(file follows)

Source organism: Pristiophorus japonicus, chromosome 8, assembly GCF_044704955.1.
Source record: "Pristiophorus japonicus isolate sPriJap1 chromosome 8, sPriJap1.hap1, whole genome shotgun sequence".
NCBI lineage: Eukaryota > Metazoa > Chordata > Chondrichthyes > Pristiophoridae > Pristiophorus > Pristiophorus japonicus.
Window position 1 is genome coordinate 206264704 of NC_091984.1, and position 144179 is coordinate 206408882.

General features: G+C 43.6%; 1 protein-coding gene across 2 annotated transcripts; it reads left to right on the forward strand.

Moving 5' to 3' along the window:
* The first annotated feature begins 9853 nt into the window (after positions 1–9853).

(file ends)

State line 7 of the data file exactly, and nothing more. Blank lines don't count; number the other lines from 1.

* The first annotated feature begins 9853 nt into the window (after positions 1–9853).